CAIRO: The Human Rights Watch organization issued a statement Saturday concerning Saudi lawyer and activist Waleed Abu al-Khair , who was detained and charged for calling for human rights and is the first to tried by the anti-terrorism law system, according to his wife, Samar Badwy.
The statement issued by HRW condemned what happened to Abu al-Khair as he was transferred by force to a prison 1,000 kilometers away from his family, which is considered a violation to the UN Standard Minimum Rules for the Treatment of Prisoners issued 1955 stating that “If a detained or imprisoned person so requests, he shall, if possible, be kept in a place of detention or imprisonment reasonably near his usual place of residence.”
The activist prisoner was transferred without informing his family, or allowing him to contact them within the first 24 hours, which is considered another violation.
When Abu al-Khair knew that he was going to be transferred for the sixth time, he refused to cooperate with the authorities, according to the statement issued by HRW. They detained him using force after beating him on his back and while he was chained, dragged him from prison, according to Samar’s statements to HRW.
Waleed Abu al-Khair is a human rights activist and lawyer born in Jeddah, Saudi Arabia.
He established the Monitor of Human Rights organization in Saudi Arabia (MHRSA) in 2008. Sarah Leah Whitson, Middle East and North Africa director said in the statement “Abu al-Khair shouldn’t be in prison at all, much less hustled from one prison to another almost a thousand kilometers away from his family.”
The statement described Abu al-Khair as “a thorn in the side of the government”. Since 2011, he has been facing charges including insultingjudicial bodies, communicating with foreign organizations and jeopardizing state stability.
Last July, a Saudi court sentenced Abu al-Khair to 15 years in prison, along with another15-year ban on traveling abroad after the prison term is served and a 200,000 Saudi Riyal fine. The court said that Abu al-Khair was addressing human right violations in Saudi Arabia, in a way that made him lose his peaceful activism, however, Abu al-Khair refused the trial, its final verdict and even refused to receive a copy of the court’s document, according to HRW’s report.
Samar Badwy, Abu al-Khair’s wife, is also a human rights activist in Saudi Arabia. She has been exerting many efforts demanding international interference to help release her husband. “By Today, my husband spent 4 months in jail of the court’s 15 years verdict. He is the first to be tried with the anti-terrorism law in Saudi Arabia,”Badwy wrote on the wall of Monitor of Human Rights Organization’s Facebook group Saturday.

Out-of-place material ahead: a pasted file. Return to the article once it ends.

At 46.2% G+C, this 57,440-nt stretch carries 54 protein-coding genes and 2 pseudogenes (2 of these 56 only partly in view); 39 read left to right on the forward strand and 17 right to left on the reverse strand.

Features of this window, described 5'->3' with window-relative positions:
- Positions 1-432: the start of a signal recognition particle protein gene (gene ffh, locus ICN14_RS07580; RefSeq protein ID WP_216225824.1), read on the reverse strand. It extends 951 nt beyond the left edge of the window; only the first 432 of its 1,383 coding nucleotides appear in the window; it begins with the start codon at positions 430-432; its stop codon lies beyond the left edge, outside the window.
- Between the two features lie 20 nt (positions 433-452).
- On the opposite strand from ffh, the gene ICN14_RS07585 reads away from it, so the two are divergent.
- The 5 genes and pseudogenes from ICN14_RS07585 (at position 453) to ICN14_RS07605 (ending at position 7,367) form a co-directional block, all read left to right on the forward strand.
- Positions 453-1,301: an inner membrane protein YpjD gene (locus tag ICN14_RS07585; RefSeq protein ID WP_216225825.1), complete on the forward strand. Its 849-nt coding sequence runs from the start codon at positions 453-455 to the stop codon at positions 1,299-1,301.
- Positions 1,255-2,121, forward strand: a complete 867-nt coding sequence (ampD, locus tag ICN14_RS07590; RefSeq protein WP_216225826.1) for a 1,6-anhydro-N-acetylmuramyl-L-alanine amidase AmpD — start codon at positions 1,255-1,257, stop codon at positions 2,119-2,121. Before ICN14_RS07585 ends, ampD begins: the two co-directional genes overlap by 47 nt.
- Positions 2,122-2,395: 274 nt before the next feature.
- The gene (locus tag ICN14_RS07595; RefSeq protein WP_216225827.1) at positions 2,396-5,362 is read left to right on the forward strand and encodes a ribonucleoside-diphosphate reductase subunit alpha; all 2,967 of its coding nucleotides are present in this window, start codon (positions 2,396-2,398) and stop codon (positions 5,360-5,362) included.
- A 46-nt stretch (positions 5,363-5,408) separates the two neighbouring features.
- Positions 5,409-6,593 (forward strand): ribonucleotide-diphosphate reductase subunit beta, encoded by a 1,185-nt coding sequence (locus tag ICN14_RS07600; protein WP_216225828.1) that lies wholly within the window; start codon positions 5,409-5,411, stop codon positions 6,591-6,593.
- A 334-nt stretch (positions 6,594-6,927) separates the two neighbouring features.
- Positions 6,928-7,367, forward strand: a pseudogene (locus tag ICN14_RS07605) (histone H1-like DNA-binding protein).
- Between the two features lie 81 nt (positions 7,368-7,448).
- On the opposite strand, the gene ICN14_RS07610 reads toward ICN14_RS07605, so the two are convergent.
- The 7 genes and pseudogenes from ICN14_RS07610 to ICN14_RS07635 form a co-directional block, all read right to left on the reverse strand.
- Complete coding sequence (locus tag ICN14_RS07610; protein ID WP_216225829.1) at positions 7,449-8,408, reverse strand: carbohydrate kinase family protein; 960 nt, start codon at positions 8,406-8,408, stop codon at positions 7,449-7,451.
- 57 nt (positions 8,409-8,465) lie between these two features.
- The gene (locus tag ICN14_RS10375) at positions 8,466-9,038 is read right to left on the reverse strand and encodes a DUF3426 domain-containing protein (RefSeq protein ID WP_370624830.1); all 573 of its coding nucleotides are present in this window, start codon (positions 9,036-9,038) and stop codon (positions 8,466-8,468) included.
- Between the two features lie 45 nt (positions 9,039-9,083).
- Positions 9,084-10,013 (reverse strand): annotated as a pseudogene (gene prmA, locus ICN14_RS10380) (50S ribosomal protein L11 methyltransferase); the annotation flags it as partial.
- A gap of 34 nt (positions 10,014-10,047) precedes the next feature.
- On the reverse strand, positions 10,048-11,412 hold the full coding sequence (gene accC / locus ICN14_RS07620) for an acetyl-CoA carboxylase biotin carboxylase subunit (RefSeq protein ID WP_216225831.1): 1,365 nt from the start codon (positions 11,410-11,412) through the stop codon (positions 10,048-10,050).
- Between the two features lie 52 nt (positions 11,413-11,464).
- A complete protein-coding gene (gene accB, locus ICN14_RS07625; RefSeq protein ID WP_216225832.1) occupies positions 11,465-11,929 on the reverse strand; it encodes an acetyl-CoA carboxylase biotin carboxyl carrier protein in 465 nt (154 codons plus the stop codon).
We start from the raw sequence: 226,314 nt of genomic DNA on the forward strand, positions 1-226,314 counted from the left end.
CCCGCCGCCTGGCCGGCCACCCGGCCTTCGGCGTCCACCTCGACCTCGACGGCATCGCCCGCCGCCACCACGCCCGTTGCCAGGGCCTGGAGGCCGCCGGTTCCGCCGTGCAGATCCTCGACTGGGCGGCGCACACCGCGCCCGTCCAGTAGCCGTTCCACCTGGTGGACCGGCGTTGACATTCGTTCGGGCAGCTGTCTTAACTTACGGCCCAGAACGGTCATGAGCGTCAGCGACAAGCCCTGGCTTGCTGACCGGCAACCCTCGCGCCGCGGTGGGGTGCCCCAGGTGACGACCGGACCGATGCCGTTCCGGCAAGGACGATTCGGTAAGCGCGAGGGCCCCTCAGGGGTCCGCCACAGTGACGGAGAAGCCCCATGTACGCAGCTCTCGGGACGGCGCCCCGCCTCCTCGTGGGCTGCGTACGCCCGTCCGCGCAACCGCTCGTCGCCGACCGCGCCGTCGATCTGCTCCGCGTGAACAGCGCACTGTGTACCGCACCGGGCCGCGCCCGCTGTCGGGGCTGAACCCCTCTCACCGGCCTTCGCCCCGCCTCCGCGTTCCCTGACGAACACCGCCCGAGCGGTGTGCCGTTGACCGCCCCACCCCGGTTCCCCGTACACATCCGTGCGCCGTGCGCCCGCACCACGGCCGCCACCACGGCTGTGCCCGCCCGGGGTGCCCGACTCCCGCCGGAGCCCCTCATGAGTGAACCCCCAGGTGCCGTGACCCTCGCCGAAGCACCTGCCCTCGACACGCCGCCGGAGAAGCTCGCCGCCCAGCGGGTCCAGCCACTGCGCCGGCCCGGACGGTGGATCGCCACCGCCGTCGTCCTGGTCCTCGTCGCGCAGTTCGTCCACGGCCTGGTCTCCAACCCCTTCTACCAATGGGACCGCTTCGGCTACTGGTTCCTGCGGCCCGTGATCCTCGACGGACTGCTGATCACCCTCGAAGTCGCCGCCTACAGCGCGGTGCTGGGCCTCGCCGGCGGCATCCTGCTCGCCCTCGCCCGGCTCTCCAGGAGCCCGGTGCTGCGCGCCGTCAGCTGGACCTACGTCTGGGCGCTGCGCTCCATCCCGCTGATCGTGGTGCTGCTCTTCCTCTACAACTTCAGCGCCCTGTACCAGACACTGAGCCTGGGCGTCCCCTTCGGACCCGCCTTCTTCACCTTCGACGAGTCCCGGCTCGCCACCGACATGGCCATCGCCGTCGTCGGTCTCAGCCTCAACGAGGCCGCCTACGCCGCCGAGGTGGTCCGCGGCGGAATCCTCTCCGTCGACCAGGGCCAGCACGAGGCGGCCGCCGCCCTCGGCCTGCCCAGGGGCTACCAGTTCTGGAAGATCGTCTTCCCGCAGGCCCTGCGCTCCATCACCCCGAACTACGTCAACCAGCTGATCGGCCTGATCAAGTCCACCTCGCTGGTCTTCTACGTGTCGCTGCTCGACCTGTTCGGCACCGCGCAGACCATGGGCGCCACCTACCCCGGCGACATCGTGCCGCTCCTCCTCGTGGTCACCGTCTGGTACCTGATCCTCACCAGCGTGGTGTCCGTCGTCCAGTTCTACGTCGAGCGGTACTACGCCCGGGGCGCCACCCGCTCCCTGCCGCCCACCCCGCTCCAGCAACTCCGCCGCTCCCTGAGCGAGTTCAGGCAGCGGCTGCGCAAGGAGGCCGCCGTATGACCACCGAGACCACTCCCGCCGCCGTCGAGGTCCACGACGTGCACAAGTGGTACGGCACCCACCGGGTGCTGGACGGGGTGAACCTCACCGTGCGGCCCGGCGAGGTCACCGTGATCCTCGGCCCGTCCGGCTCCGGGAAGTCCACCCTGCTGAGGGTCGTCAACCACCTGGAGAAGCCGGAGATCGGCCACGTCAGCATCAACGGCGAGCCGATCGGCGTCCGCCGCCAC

Amnesty International has issued a statement last July, shortly after the sentence condemning using the new issued anti-terrorism law against human rights activists, as Said Boumedouha, the Deputy Director of the Middle East and North Africa program at Amnesty International said that”Waleed Abu al-Khair’s conviction on charges relating to national security is entirely unjustified and provides alarming evidence that the Kingdom’s new anti-terrorism law is going to be used to repress peaceful political dissent.” He said that this sentence is a clear warning to anyone who is planning on speaking against the government.
The Saudi cabinet approved the anti-terrorism law December 2013, according toAl-Sharq Al-Awsat to control all crimes concerning terrorism, as it specified that the law aims to control “all the crimes that aim towards the destabilization of the state”.
Abu al-Khair’s case is not the first concerning human rights activists in Saudi Arabia, as Raif Badawi, an internet blogger, was sentenced to 10 years in jail, 1,000 lashes and to pay a 1 million Riyal fine for insulting Islamand setting up a liberal web forum, according to BBC last May.
Al- Madina Saudi newspaper said Sunday that the court approved to jail a business woman for a month and to whip her 50 times for shouting at the “Committee for the Promotion of Virtue and the Prevention of Vice”, calling them liars.
The newspaper added that the businesswoman owns a café, which was targeted by the religious committee and was searched. The committee reported it found unlawful items inside the café, but refused to reveal their nature.
Later, the committee tried to arrest some of the employees inside the café, but the businesswoman started yelling at them and called them “liars that ruined the country,” which represents, to them, a great insult that deserves a severe punishment.